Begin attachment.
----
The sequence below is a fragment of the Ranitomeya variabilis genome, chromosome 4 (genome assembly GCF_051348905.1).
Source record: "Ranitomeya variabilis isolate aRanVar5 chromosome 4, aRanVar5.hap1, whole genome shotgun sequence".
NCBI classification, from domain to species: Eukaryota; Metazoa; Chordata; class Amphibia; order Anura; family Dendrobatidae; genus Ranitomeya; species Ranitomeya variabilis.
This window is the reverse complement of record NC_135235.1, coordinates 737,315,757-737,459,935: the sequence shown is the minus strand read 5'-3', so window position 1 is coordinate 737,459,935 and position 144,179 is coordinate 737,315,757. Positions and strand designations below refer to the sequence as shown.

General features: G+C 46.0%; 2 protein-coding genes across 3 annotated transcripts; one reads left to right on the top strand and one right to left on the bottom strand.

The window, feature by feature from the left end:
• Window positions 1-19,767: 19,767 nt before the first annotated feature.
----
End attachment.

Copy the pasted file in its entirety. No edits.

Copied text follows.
The sequence below is a fragment of the Ranitomeya variabilis genome, chromosome 4 (genome assembly GCF_051348905.1).
Source record: "Ranitomeya variabilis isolate aRanVar5 chromosome 4, aRanVar5.hap1, whole genome shotgun sequence".
NCBI classification, from domain to species: Eukaryota; Metazoa; Chordata; class Amphibia; order Anura; family Dendrobatidae; genus Ranitomeya; species Ranitomeya variabilis.
This window is the reverse complement of record NC_135235.1, coordinates 737,315,757-737,459,935: the sequence shown is the minus strand read 5'-3', so window position 1 is coordinate 737,459,935 and position 144,179 is coordinate 737,315,757. Positions and strand designations below refer to the sequence as shown.

General features: G+C 46.0%; 2 protein-coding genes across 3 annotated transcripts; one reads left to right on the top strand and one right to left on the bottom strand.

The window, feature by feature from the left end:
• Window positions 1-19,767: 19,767 nt before the first annotated feature.